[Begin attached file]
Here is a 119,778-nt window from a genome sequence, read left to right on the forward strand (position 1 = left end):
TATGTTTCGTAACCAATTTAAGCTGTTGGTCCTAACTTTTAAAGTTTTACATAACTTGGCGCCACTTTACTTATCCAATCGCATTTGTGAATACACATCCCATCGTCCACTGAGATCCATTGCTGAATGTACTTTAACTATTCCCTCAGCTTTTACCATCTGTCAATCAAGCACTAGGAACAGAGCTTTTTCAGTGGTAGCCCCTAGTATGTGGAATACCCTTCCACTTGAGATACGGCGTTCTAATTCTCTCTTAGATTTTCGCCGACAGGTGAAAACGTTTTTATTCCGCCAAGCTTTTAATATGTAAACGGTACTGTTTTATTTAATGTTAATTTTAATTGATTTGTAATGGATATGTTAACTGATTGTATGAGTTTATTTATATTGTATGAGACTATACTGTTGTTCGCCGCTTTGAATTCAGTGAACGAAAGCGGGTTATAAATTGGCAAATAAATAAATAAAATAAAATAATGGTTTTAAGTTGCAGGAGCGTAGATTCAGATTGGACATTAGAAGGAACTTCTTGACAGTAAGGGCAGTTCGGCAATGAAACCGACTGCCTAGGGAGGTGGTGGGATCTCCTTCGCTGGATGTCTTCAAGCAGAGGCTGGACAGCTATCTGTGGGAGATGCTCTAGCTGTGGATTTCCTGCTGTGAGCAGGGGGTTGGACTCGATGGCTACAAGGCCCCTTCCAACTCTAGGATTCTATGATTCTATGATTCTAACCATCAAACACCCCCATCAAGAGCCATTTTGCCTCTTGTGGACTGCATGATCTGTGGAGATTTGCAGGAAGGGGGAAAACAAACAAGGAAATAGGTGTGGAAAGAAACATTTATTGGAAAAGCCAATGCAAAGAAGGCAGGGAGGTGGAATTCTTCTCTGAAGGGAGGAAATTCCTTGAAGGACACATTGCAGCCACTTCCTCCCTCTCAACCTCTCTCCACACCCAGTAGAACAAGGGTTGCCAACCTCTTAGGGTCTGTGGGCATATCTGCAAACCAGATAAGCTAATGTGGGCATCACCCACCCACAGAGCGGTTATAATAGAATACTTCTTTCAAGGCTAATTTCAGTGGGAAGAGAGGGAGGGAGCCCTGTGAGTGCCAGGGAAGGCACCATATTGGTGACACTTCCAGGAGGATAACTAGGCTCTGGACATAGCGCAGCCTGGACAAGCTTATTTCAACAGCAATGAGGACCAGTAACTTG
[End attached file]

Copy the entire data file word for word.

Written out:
Here is a 119,778-nt window from a genome sequence, read left to right on the forward strand (position 1 = left end):
TATGTTTCGTAACCAATTTAAGCTGTTGGTCCTAACTTTTAAAGTTTTACATAACTTGGCGCCACTTTACTTATCCAATCGCATTTGTGAATACACATCCCATCGTCCACTGAGATCCATTGCTGAATGTACTTTAACTATTCCCTCAGCTTTTACCATCTGTCAATCAAGCACTAGGAACAGAGCTTTTTCAGTGGTAGCCCCTAGTATGTGGAATACCCTTCCACTTGAGATACGGCGTTCTAATTCTCTCTTAGATTTTCGCCGACAGGTGAAAACGTTTTTATTCCGCCAAGCTTTTAATATGTAAACGGTACTGTTTTATTTAATGTTAATTTTAATTGATTTGTAATGGATATGTTAACTGATTGTATGAGTTTATTTATATTGTATGAGACTATACTGTTGTTCGCCGCTTTGAATTCAGTGAACGAAAGCGGGTTATAAATTGGCAAATAAATAAATAAAATAAAATAATGGTTTTAAGTTGCAGGAGCGTAGATTCAGATTGGACATTAGAAGGAACTTCTTGACAGTAAGGGCAGTTCGGCAATGAAACCGACTGCCTAGGGAGGTGGTGGGATCTCCTTCGCTGGATGTCTTCAAGCAGAGGCTGGACAGCTATCTGTGGGAGATGCTCTAGCTGTGGATTTCCTGCTGTGAGCAGGGGGTTGGACTCGATGGCTACAAGGCCCCTTCCAACTCTAGGATTCTATGATTCTATGATTCTAACCATCAAACACCCCCATCAAGAGCCATTTTGCCTCTTGTGGACTGCATGATCTGTGGAGATTTGCAGGAAGGGGGAAAACAAACAAGGAAATAGGTGTGGAAAGAAACATTTATTGGAAAAGCCAATGCAAAGAAGGCAGGGAGGTGGAATTCTTCTCTGAAGGGAGGAAATTCCTTGAAGGACACATTGCAGCCACTTCCTCCCTCTCAACCTCTCTCCACACCCAGTAGAACAAGGGTTGCCAACCTCTTAGGGTCTGTGGGCATATCTGCAAACCAGATAAGCTAATGTGGGCATCACCCACCCACAGAGCGGTTATAATAGAATACTTCTTTCAAGGCTAATTTCAGTGGGAAGAGAGGGAGGGAGCCCTGTGAGTGCCAGGGAAGGCACCATATTGGTGACACTTCCAGGAGGATAACTAGGCTCTGGACATAGCGCAGCCTGGACAAGCTTATTTCAACAGCAATGAGGACCAGTAACTTG